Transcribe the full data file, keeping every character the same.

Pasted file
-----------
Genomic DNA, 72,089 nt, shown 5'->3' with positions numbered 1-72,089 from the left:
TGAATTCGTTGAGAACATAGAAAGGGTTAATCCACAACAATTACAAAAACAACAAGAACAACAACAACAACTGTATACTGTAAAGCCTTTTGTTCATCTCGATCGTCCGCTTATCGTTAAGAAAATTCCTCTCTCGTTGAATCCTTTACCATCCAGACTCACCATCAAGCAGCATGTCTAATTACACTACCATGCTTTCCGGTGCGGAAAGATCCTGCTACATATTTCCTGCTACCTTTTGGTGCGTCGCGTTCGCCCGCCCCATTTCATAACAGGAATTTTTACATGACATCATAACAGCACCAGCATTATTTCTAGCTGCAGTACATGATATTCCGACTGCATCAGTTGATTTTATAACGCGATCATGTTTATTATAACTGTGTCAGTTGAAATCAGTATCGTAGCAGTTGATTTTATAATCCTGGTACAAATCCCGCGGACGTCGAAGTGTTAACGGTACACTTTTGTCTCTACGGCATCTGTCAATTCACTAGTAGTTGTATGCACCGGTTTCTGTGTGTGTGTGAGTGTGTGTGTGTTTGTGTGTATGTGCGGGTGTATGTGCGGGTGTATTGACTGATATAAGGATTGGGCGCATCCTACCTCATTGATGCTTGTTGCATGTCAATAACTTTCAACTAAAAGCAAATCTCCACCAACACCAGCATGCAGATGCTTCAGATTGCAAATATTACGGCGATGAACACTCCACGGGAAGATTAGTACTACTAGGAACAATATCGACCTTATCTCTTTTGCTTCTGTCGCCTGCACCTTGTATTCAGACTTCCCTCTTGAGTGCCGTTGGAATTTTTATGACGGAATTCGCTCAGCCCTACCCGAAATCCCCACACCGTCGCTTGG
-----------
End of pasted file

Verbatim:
Genomic DNA, 72,089 nt, shown 5'->3' with positions numbered 1-72,089 from the left:
TGAATTCGTTGAGAACATAGAAAGGGTTAATCCACAACAATTACAAAAACAACAAGAACAACAACAACAACTGTATACTGTAAAGCCTTTTGTTCATCTCGATCGTCCGCTTATCGTTAAGAAAATTCCTCTCTCGTTGAATCCTTTACCATCCAGACTCACCATCAAGCAGCATGTCTAATTACACTACCATGCTTTCCGGTGCGGAAAGATCCTGCTACATATTTCCTGCTACCTTTTGGTGCGTCGCGTTCGCCCGCCCCATTTCATAACAGGAATTTTTACATGACATCATAACAGCACCAGCATTATTTCTAGCTGCAGTACATGATATTCCGACTGCATCAGTTGATTTTATAACGCGATCATGTTTATTATAACTGTGTCAGTTGAAATCAGTATCGTAGCAGTTGATTTTATAATCCTGGTACAAATCCCGCGGACGTCGAAGTGTTAACGGTACACTTTTGTCTCTACGGCATCTGTCAATTCACTAGTAGTTGTATGCACCGGTTTCTGTGTGTGTGTGAGTGTGTGTGTGTTTGTGTGTATGTGCGGGTGTATGTGCGGGTGTATTGACTGATATAAGGATTGGGCGCATCCTACCTCATTGATGCTTGTTGCATGTCAATAACTTTCAACTAAAAGCAAATCTCCACCAACACCAGCATGCAGATGCTTCAGATTGCAAATATTACGGCGATGAACACTCCACGGGAAGATTAGTACTACTAGGAACAATATCGACCTTATCTCTTTTGCTTCTGTCGCCTGCACCTTGTATTCAGACTTCCCTCTTGAGTGCCGTTGGAATTTTTATGACGGAATTCGCTCAGCCCTACCCGAAATCCCCACACCGTCGCTTGG